Australian Prime Minister Scott Morrison on Tuesday called for an ideological truce between employers and workers to revive the country's A$2tn ($1.3tn) economy, which has been badly damaged by the coronavirus pandemic.
Australia has reported just over 7,100 Covid-19 infections, including 102 deaths, well below numbers reported by many other developed countries.
While it attributes the effective containment to tough social distancing rules, those measures taken a heavy toll on the economy.
With Australia confident it has suppressed the spread of coronavirus, Morrison said the economy would need to stand on its own feet as Canberra begins to unwind much of its A$250bn worth of stimulus.
"At some point you've got to get your economy out of intensive care," Morrison said in a speech in Canberra.
Australia has committed to removing the vast majority of social distancing restrictions imposed to slow the spread of Covid-19 by July, while nearly A$70bn of government aid is scheduled to finish in September.
Borrowing a page from former Prime Minister Bob Hawke – widely seen as Australia's most transformative lawmaker – Morrison said his government would bring together unions, employers and business groups to discuss what changes could be made to industrial relations laws.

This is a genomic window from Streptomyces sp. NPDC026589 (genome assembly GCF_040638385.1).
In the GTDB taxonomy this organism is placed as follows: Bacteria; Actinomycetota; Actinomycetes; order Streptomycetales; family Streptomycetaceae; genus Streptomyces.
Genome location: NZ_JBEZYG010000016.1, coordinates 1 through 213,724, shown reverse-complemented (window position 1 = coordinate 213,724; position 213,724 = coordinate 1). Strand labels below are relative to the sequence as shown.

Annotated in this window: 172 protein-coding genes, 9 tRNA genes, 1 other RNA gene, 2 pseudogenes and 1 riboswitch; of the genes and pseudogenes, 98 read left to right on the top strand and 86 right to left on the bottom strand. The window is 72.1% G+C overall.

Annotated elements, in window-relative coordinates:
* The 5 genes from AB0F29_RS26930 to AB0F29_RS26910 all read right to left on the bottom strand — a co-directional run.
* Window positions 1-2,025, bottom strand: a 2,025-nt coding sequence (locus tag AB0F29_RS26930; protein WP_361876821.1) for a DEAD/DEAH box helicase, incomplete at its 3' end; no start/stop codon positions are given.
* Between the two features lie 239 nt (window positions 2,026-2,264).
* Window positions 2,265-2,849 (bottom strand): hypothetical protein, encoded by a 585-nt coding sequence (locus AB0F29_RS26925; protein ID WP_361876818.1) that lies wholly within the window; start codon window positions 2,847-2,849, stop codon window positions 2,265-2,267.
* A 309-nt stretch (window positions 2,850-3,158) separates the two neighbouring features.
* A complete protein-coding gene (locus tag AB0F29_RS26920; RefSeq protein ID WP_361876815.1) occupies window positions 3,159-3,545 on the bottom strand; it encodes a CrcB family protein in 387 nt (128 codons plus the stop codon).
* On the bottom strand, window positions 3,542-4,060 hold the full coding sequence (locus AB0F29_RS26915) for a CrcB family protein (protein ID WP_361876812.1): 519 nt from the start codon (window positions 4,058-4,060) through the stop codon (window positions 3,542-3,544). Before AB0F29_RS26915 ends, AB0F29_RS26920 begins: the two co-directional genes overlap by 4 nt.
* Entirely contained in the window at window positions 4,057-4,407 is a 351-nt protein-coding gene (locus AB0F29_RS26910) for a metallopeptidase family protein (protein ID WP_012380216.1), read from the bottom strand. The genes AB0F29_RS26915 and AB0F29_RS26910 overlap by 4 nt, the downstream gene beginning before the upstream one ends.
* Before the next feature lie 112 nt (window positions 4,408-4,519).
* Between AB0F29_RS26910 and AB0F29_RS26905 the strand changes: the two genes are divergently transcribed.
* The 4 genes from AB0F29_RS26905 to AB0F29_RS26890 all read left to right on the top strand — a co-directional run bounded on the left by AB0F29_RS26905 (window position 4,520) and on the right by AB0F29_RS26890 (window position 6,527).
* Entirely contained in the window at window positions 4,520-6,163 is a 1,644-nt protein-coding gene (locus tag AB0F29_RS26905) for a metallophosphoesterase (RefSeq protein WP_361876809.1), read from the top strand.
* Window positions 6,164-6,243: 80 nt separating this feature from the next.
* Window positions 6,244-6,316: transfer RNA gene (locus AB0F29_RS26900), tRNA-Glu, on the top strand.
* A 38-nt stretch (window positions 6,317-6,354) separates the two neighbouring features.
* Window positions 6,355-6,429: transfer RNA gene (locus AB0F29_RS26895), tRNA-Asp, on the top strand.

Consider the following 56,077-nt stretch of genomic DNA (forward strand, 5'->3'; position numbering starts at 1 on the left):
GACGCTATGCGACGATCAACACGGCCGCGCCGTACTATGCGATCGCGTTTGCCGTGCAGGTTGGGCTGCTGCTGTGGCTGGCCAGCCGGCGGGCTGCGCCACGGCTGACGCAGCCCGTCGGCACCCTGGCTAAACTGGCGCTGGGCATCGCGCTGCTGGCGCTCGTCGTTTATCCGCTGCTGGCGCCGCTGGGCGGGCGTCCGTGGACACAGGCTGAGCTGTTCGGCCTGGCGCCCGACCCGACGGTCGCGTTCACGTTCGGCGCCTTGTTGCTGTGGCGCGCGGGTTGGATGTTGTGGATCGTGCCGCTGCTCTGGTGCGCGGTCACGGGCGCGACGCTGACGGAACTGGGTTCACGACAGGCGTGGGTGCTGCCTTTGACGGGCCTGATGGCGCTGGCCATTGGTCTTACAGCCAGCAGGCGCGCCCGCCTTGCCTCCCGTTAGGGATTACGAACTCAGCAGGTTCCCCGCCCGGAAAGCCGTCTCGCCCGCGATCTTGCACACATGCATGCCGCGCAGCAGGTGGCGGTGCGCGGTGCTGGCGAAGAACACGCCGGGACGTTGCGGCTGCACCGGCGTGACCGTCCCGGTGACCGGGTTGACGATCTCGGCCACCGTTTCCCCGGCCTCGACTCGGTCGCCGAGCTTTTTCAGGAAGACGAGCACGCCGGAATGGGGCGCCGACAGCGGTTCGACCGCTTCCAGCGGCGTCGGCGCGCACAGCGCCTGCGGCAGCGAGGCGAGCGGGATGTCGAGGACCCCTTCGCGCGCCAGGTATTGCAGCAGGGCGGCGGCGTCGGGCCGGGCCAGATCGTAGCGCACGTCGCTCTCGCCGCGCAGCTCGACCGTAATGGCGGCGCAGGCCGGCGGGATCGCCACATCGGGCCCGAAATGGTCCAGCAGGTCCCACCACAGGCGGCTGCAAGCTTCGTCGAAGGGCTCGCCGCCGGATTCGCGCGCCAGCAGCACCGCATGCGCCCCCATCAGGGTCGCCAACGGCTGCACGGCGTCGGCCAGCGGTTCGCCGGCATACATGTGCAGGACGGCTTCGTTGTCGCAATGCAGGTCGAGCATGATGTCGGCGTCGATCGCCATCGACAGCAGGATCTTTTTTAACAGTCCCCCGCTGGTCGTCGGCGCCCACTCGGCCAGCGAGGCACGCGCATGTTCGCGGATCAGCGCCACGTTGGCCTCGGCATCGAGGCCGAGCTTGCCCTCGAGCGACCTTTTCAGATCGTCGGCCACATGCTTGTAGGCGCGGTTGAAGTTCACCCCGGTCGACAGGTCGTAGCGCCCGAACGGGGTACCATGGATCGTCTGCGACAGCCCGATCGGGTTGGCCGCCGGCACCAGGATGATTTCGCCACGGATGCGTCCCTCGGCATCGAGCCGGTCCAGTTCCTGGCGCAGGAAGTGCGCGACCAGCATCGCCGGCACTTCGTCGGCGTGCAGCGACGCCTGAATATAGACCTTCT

During the 1980s, Hawke – a trade unionist before entering politics – won support from the political left to float the Australian dollar, remove controls on foreign exchange and interest rates and lower tariffs on imports.
The divide between employers and workers within Australia has grown in recent years amid stagnant wage growth but with unemployment set to top 10% this year, Morrison said the time is right for a conciliatory approach.
Morrison also said Australia would streamline its vocational training programmes.
The central bank earlier this month forecast the economy would shrink by 10% in the first half of the year, marking the first recession in three decades.
Morrison's economic vision comes as Australians tiptoe back to some normality in their daily lives.
On Monday, schools returned to face-to-face learning, while Australia's National Rugby League will this week become the world's first contact sport to resume.
Morrison's economic speech came as the US biotechnology company Novavax Inc said it had begun the first phase of a clinical trial of a novel coronavirus vaccine candidate in Australia.
Preliminary results are expected in July.
"We've really made great progress," Gregory Glenn, Novavax's Chief Scientific Officer, told reporters in Melbourne.
"We've recently seen in our animal testing very strong, what we call, neutralising antibodies, which should be protective when they're induced in humans."
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